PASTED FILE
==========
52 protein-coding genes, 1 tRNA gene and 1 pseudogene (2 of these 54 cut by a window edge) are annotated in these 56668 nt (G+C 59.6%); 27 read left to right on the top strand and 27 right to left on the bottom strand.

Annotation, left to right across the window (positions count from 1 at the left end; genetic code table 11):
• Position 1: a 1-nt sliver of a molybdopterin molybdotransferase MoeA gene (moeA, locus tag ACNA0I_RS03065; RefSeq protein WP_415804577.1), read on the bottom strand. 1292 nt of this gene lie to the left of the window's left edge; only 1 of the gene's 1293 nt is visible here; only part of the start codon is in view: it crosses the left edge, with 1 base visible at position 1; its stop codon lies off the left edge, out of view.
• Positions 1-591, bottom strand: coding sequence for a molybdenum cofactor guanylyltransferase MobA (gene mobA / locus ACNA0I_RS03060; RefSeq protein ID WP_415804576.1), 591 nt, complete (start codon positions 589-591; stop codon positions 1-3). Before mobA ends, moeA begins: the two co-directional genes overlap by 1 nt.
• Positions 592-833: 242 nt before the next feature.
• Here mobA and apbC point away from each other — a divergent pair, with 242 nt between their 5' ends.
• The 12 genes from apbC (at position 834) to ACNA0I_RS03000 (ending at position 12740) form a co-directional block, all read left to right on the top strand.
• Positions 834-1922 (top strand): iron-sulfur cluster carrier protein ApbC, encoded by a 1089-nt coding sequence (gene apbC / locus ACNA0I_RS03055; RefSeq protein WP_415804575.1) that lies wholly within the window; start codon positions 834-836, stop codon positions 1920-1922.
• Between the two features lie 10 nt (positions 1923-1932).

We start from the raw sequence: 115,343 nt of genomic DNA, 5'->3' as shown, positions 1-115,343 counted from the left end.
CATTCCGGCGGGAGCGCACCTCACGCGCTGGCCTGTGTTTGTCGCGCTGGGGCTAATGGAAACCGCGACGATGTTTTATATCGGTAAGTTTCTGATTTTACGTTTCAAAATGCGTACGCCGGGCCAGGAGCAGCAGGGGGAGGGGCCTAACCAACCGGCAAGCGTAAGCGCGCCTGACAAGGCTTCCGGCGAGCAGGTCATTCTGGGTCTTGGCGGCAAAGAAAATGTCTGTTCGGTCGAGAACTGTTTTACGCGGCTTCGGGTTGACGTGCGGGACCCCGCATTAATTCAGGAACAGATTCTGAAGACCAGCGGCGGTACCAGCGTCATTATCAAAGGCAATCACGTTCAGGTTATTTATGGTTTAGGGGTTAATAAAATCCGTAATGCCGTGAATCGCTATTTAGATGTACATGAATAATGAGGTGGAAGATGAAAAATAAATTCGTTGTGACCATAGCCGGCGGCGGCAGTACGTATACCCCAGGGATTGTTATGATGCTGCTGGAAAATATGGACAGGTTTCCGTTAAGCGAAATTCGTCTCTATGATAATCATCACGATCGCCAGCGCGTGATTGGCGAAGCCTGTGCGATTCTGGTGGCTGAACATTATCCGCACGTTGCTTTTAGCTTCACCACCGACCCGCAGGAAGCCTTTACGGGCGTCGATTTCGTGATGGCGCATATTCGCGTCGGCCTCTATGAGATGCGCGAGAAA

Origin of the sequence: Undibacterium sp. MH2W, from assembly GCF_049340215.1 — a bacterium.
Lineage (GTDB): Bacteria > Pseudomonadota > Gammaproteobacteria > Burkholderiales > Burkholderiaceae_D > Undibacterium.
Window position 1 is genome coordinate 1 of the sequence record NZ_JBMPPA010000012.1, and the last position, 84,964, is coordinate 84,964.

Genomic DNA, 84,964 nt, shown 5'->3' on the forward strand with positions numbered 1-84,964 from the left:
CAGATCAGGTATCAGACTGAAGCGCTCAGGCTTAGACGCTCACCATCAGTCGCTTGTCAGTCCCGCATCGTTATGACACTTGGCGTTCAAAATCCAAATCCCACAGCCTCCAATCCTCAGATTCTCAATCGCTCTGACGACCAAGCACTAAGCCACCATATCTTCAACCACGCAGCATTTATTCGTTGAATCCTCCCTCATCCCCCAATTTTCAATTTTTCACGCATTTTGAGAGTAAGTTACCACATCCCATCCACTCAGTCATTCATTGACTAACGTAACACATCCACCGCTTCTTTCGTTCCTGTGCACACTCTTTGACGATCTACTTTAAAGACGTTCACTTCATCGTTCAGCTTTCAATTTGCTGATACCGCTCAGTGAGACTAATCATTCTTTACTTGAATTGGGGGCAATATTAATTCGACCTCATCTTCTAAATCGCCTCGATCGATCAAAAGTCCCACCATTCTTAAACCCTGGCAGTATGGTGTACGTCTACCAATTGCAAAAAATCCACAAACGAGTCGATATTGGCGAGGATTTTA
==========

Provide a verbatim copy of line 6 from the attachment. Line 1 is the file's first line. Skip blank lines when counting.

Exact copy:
• Here mobA and apbC point away from each other — a divergent pair, with 242 nt between their 5' ends.